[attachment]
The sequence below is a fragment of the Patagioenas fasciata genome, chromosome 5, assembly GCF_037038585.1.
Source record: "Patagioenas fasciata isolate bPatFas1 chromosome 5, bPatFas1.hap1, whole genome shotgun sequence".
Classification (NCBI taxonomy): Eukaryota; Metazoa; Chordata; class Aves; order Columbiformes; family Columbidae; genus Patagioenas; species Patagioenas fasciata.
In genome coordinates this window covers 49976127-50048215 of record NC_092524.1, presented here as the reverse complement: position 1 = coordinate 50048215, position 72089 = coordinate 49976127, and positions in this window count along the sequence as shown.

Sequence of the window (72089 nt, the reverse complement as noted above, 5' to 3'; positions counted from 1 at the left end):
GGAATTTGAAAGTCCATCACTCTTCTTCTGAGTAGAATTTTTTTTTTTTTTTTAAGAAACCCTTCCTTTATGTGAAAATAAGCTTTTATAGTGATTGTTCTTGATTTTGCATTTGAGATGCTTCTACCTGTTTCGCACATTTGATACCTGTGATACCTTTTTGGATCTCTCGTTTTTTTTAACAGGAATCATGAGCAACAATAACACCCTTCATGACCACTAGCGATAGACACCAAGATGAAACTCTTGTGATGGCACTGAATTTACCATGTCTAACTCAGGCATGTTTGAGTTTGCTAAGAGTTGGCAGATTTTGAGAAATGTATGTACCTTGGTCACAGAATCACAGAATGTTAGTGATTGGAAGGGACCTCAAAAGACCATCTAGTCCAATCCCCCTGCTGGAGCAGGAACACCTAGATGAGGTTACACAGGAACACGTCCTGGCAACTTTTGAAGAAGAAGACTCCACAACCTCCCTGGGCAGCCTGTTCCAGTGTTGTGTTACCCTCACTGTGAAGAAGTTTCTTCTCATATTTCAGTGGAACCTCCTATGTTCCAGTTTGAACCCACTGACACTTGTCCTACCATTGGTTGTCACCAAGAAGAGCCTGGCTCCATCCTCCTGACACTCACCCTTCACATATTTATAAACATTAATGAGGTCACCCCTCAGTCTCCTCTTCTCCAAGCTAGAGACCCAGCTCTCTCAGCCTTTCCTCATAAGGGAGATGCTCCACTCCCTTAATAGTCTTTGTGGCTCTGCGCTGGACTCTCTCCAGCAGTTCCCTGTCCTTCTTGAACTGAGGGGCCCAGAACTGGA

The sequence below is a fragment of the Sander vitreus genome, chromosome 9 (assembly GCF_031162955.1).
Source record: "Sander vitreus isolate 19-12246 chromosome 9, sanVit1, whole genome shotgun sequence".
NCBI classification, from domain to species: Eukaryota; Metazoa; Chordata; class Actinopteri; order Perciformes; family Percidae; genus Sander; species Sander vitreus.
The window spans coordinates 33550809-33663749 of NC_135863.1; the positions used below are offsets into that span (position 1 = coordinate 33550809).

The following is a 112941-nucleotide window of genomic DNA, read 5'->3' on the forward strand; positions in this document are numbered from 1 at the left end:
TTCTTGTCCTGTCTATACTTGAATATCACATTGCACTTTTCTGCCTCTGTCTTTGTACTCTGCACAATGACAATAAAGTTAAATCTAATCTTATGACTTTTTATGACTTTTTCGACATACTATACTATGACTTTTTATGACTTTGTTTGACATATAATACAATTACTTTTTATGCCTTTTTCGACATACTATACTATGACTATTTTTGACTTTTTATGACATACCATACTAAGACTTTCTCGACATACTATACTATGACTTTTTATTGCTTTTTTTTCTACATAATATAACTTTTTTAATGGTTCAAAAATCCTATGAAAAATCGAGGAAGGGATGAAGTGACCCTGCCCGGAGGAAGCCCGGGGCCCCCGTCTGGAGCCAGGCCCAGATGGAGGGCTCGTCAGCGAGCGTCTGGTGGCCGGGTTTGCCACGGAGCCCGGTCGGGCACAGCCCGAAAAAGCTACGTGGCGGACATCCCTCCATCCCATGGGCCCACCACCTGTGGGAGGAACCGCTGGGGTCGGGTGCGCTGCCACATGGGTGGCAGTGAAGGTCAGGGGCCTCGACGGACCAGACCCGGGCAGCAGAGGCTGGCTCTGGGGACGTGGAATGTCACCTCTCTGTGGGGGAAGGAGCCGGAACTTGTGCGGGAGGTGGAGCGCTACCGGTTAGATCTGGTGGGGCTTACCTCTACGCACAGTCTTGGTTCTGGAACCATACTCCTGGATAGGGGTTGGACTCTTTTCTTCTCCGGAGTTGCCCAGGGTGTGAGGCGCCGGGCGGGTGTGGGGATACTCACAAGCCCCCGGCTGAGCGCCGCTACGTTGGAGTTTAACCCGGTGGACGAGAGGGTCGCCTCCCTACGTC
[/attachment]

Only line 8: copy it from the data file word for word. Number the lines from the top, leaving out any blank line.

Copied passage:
Source record: "Sander vitreus isolate 19-12246 chromosome 9, sanVit1, whole genome shotgun sequence".